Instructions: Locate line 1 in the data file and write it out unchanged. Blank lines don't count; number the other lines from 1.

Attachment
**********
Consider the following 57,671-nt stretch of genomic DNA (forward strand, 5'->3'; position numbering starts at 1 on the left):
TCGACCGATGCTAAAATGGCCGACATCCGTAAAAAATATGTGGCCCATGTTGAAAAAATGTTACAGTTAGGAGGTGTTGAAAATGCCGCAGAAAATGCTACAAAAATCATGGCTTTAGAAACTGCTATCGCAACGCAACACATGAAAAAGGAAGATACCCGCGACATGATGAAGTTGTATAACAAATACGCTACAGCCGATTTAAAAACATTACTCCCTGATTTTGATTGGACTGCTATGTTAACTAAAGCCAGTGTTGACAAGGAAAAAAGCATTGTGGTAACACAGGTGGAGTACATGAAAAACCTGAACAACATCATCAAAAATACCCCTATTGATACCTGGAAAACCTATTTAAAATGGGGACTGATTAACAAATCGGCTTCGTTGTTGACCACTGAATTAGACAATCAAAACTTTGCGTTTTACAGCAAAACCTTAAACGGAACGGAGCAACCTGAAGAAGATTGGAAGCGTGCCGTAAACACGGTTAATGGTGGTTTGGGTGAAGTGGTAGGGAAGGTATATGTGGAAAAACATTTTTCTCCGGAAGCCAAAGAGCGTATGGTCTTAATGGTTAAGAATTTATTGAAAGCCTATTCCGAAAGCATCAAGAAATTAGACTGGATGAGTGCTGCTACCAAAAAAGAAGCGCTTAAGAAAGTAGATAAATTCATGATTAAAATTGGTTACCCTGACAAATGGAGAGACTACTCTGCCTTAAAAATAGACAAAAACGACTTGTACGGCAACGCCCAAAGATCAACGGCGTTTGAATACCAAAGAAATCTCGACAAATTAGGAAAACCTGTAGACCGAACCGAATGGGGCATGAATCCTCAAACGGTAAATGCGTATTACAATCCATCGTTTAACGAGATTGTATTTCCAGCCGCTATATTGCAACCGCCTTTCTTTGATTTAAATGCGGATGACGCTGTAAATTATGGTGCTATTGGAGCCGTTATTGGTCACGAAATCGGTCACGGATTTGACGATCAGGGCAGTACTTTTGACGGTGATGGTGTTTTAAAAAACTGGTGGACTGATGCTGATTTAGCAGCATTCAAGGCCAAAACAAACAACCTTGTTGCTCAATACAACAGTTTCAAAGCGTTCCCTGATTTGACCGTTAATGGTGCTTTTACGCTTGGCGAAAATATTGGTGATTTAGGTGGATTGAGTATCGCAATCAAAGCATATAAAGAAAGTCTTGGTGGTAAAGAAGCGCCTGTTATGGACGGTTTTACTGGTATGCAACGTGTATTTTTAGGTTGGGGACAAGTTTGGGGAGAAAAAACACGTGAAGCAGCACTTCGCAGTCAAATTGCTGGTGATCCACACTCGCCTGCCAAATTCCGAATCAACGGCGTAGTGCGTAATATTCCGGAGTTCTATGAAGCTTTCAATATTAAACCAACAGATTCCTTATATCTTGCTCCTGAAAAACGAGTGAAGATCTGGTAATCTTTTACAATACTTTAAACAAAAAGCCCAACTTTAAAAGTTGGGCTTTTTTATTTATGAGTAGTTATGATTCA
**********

Consider the following 57,671-nt stretch of genomic DNA (forward strand, 5'->3'; position numbering starts at 1 on the left):